The Slovenia Times

Exhibition showing five millennia of metallurgy in Slovenia


The exhibition is also part of the celebrations of the 100th anniversary of the University of Ljubljana, aiming at acquainting the public with the frequently overlooked role of metallurgy and metalworking in Slovenia.

Museum director Barbara Ravnik said at a presentation that extraction and processing of metals on the territory of present-day Slovenia had a rich history, with roots of this craft reaching back more than five millennia.

The exhibition takes the viewers from the very beginnings to modern times, in which metallurgy and metalworking stand for important activities, contributing a large share of the country's GDP and featuring internationally recognised products, technical innovations and research achievements.

According to Ravnik, it is one of the museum's largest projects, both in terms of the number of exhibits and the invested effort. It was initiated by the materials and metallurgy department of the Ljubljana Faculty of Natural Sciences and Technology, which is celebrating its 80th anniversary this year.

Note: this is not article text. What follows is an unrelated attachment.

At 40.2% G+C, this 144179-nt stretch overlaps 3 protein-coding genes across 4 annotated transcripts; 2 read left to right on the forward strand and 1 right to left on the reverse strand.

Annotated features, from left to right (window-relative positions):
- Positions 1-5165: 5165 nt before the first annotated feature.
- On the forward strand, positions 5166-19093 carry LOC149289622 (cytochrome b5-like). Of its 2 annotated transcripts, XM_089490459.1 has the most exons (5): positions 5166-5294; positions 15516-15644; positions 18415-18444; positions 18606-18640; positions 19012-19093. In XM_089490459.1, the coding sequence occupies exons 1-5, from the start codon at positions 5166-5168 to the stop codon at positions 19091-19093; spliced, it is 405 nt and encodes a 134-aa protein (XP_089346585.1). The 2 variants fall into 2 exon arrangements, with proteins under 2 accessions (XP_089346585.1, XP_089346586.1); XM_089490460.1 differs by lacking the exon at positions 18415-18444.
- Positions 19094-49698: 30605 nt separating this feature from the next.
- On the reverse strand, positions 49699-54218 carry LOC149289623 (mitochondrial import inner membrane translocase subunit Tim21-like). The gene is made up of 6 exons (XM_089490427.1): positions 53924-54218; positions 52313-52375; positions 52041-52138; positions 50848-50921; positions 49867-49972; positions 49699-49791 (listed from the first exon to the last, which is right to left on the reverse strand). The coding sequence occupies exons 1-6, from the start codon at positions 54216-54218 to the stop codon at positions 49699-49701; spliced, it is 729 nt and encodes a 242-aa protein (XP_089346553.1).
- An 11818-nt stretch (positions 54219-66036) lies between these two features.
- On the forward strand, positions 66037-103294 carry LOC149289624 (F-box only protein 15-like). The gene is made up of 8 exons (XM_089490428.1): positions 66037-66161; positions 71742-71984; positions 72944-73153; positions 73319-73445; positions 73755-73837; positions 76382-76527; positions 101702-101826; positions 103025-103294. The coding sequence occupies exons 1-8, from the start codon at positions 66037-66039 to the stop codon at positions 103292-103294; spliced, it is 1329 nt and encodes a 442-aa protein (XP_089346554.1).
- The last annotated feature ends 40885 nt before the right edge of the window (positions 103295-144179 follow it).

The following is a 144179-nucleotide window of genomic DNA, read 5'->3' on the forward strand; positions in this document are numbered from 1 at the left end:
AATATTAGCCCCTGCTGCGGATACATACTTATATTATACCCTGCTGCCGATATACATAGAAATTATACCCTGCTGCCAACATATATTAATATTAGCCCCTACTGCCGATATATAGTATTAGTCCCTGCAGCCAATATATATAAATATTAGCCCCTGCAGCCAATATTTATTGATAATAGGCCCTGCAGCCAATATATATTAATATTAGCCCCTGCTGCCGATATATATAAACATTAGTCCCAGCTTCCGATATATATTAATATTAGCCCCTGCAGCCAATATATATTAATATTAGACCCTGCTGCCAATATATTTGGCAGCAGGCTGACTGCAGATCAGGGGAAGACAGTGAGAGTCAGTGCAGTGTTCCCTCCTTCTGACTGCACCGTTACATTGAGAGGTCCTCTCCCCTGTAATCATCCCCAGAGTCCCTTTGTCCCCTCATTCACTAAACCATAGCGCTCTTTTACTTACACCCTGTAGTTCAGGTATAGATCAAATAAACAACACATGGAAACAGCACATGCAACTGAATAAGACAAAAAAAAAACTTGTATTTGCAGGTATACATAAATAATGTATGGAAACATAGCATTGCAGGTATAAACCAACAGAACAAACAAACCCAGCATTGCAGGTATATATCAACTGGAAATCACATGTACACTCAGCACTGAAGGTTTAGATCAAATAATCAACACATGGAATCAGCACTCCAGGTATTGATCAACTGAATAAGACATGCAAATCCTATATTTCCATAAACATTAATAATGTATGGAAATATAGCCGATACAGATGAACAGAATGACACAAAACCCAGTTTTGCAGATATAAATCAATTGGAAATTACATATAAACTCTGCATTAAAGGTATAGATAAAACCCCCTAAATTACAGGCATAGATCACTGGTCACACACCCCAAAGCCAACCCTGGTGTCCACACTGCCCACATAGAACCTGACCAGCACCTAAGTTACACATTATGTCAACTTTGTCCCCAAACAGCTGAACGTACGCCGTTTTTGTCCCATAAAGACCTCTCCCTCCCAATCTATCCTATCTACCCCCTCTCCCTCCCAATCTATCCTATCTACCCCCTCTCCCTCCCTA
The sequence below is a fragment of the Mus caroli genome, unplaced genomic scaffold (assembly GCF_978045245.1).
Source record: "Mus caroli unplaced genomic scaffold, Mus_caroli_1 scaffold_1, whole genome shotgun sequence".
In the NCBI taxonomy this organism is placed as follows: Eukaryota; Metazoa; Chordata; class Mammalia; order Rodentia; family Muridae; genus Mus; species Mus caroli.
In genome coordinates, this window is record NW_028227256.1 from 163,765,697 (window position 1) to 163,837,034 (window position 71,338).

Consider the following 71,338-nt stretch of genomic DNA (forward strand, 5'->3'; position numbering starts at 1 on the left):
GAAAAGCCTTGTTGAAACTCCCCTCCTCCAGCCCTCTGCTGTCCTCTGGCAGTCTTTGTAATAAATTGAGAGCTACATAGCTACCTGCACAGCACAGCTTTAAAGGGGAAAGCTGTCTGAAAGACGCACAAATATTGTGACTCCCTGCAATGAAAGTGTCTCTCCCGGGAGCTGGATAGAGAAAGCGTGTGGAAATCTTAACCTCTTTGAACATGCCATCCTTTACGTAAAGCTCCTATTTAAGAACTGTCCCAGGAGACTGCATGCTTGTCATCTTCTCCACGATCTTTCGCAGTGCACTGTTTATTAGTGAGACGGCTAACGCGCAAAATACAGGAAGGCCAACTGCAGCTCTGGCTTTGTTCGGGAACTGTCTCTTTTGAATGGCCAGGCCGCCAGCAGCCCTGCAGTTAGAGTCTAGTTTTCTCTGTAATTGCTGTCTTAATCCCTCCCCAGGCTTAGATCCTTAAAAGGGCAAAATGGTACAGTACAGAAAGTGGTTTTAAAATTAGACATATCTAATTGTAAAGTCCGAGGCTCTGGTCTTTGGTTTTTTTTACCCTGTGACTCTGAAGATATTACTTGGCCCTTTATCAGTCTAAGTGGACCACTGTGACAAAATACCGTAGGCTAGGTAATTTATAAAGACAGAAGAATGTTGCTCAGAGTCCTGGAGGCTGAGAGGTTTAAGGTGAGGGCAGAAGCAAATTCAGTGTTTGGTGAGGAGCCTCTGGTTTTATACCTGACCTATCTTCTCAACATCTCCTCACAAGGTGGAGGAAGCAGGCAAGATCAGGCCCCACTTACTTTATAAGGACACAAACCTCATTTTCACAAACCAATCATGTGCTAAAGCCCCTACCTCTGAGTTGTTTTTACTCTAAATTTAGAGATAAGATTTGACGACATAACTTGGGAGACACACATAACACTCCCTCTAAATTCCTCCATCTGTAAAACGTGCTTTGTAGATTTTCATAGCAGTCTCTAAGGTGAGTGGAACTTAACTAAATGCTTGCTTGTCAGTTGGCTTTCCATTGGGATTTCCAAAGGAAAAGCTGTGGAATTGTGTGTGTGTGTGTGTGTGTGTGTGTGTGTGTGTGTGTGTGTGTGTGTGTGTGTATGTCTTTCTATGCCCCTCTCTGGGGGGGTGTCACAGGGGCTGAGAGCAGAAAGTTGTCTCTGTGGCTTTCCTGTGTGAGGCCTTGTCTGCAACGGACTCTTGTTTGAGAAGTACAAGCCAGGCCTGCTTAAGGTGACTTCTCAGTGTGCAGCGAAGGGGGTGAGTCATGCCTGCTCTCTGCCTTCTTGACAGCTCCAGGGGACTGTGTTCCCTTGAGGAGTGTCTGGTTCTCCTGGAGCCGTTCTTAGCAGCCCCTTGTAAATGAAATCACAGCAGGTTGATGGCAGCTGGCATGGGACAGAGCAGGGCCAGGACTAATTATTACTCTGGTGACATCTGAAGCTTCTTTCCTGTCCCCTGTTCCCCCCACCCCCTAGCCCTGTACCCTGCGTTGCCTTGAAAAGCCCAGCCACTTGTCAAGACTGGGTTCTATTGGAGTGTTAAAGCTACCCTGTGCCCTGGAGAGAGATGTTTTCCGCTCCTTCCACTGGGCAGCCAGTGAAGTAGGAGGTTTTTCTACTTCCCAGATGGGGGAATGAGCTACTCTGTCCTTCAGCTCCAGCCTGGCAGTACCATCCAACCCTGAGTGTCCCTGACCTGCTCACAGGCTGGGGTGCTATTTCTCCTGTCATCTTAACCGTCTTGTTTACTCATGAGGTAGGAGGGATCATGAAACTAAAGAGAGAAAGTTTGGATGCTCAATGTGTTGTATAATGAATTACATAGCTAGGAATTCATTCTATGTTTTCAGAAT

Peter Fajfar of the Faculty of Natural Sciences, the co-author of the exhibition, said that the objective was to promote metallurgy as one of the most successful industries and study programmes in metallurgy and engineering materials.

The exhibition will show how the pile dwellers in Ljubljana Marshes from the 4th century BC mastered the casting of copper, the situla art from the Iron Age, ironworking, and mercury mining in Idrija. Also on display will be more recent achievements, including in space technology.

The other co-author, Toma┼ż Lazar of the National Museum, added that the exhibition was accompanied by an extensive bilingual monograph which aimed at presenting a comprehensive synthesis of the knowledge about metallurgy from pre-history to present time.

The exhibition, which will be on display until 3 May 2020, will also be accompanied by presentations of job opportunities in metallurgy and metalworking and workshops presenting ancient methods for extracting iron from the iron ore.


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